Q: The Department has a significant number of pending FOIA requests. What steps is the agency taking to process requests in a timely manner?

A: Several years ago, the Department (along with many other Federal agencies) experienced a sharp increase in the number of incoming FOIA requests. The increase overwhelmed many of the FOIA offices, resulting in a backlog of pending requests. Many of our FOIA offices are still digging out from those backlogs. The DFO is working with them to address the backlogs by establishing best practices, leveraging technology, ensuring adequate staffing, and, in some instances, providing operational support to process the backlogged requests.


Q: What are some ways that you are deploying modern technology to facilitate efficient FOIA request tracking and processing?

A: The DFO is actively pursuing technological improvements on multiple fronts. One example is the tracking and case management system that the DFO implemented at the end of last summer, FOIAonline.gov. FOIAonline enables requesters to submit their requests through an online portal, which they can also use to communicate with the FOIA offices, monitor the progress of their requests, and search for other requests that may be of interest to them. It is also a case management tool that enables better oversight and workflow management by the FOIA offices.

Q. What is your favorite FOIA moment?

A: A great FOIA moment for me is when the interests of the FOIA requesters and the FOIA specialists processing their requests converge. For example, FOIA requesters may not know how to frame a FOIA request and may ask for any and all records on a given issue, when they are really interested in something very specific. That approach results in the collection of thousands of pages of records that take a long time to review. At the end of the day, the requester is disappointed not only because the response is slow, but also because many of the records are not what they were really looking for. So, for me, a great FOIA moment is when the FOIA offices are able to engage with requesters to help them target their requests and get the records they really want as quickly as possible.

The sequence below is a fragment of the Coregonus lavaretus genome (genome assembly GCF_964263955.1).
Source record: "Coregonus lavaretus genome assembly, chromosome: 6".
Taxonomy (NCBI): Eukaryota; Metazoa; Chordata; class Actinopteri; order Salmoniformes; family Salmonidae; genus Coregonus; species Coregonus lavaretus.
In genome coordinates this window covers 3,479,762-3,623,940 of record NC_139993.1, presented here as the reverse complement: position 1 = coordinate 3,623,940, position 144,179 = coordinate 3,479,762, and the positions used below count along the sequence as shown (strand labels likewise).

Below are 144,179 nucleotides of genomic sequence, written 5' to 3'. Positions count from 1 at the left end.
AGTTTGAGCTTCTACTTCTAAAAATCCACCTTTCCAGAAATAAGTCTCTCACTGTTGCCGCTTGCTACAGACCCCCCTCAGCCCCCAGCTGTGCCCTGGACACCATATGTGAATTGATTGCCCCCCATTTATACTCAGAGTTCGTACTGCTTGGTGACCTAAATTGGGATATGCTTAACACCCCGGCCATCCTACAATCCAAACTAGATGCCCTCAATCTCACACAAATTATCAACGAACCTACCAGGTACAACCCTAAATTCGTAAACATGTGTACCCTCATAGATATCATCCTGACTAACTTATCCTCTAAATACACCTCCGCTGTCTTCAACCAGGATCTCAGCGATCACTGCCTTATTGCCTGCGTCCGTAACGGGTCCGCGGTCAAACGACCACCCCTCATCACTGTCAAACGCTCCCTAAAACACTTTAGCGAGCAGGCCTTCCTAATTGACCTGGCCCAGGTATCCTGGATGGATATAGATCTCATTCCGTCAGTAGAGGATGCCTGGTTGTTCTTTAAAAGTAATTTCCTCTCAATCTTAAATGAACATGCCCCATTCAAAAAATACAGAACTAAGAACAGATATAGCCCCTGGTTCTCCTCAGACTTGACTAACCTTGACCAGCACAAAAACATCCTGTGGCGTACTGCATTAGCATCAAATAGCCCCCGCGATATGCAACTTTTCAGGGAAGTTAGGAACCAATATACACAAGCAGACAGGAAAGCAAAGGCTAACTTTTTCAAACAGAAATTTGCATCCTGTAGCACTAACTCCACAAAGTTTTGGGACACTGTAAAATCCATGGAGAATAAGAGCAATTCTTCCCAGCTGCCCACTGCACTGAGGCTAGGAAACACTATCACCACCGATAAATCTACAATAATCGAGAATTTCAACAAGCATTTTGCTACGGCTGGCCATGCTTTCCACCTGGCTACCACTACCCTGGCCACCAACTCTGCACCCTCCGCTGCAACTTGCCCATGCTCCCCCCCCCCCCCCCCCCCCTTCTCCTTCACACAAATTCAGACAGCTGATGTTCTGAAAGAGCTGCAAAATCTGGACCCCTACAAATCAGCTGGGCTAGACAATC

Employee looking through a folder of papers.

Q: How can Interior employees be good FOIA citizens?  

A: Interior employees should be sure to respond in a timely way to requests for records from their FOIA office. The FOIA has strict timelines for responding to FOIA requests – generally 20 workdays – and the FOIA offices do not stand a chance of meeting that requirement without timely cooperation.

Employees should search carefully for records that are responsive to FOIA requests and ask the FOIA office questions when unsure about how to do that. It is very important to not indiscriminately dump records on the FOIA office and expect them to sort through and determine which ones are responsive.

In addition, when employees provide responsive records to the FOIA offices, they should tell the FOIA office anything they may need to know to process the records effectively, such as contextual information that might not be apparent on the face of the records or if any of the records have already been publicly released.